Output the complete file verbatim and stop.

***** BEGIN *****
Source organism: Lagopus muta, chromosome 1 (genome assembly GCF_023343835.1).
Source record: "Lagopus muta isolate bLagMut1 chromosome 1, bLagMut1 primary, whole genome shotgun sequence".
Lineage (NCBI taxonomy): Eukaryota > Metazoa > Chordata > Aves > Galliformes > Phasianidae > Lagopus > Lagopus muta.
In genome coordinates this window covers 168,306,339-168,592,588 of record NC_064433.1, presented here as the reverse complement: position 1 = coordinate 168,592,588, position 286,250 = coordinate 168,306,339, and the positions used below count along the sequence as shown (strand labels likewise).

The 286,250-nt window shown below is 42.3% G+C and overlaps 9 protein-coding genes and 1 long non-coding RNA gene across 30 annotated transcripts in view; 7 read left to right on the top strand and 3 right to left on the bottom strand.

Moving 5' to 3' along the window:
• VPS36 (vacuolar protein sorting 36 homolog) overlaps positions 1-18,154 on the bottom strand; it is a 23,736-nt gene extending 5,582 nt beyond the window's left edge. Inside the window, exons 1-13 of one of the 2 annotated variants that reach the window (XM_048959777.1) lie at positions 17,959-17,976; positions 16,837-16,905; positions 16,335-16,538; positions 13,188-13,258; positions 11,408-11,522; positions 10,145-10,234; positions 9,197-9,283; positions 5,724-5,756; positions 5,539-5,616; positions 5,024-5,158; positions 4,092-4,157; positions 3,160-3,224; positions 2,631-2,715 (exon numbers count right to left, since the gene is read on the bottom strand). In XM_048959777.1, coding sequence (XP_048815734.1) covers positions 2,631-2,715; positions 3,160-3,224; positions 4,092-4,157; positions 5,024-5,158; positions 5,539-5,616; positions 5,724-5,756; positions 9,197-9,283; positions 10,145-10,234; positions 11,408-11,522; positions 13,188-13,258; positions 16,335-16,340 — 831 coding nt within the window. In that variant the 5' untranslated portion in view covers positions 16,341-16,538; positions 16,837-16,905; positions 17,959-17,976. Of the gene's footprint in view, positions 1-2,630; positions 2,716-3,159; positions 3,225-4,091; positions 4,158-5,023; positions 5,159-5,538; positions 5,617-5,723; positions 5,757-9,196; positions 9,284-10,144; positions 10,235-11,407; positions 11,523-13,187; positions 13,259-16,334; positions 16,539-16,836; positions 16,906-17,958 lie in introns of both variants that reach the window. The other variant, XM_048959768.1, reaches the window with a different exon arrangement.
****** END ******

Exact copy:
Source organism: Lagopus muta, chromosome 1 (genome assembly GCF_023343835.1).
Source record: "Lagopus muta isolate bLagMut1 chromosome 1, bLagMut1 primary, whole genome shotgun sequence".
Lineage (NCBI taxonomy): Eukaryota > Metazoa > Chordata > Aves > Galliformes > Phasianidae > Lagopus > Lagopus muta.
In genome coordinates this window covers 168,306,339-168,592,588 of record NC_064433.1, presented here as the reverse complement: position 1 = coordinate 168,592,588, position 286,250 = coordinate 168,306,339, and the positions used below count along the sequence as shown (strand labels likewise).

The 286,250-nt window shown below is 42.3% G+C and overlaps 9 protein-coding genes and 1 long non-coding RNA gene across 30 annotated transcripts in view; 7 read left to right on the top strand and 3 right to left on the bottom strand.

Moving 5' to 3' along the window:
• VPS36 (vacuolar protein sorting 36 homolog) overlaps positions 1-18,154 on the bottom strand; it is a 23,736-nt gene extending 5,582 nt beyond the window's left edge. Inside the window, exons 1-13 of one of the 2 annotated variants that reach the window (XM_048959777.1) lie at positions 17,959-17,976; positions 16,837-16,905; positions 16,335-16,538; positions 13,188-13,258; positions 11,408-11,522; positions 10,145-10,234; positions 9,197-9,283; positions 5,724-5,756; positions 5,539-5,616; positions 5,024-5,158; positions 4,092-4,157; positions 3,160-3,224; positions 2,631-2,715 (exon numbers count right to left, since the gene is read on the bottom strand). In XM_048959777.1, coding sequence (XP_048815734.1) covers positions 2,631-2,715; positions 3,160-3,224; positions 4,092-4,157; positions 5,024-5,158; positions 5,539-5,616; positions 5,724-5,756; positions 9,197-9,283; positions 10,145-10,234; positions 11,408-11,522; positions 13,188-13,258; positions 16,335-16,340 — 831 coding nt within the window. In that variant the 5' untranslated portion in view covers positions 16,341-16,538; positions 16,837-16,905; positions 17,959-17,976. Of the gene's footprint in view, positions 1-2,630; positions 2,716-3,159; positions 3,225-4,091; positions 4,158-5,023; positions 5,159-5,538; positions 5,617-5,723; positions 5,757-9,196; positions 9,284-10,144; positions 10,235-11,407; positions 11,523-13,187; positions 13,259-16,334; positions 16,539-16,836; positions 16,906-17,958 lie in introns of both variants that reach the window. The other variant, XM_048959768.1, reaches the window with a different exon arrangement.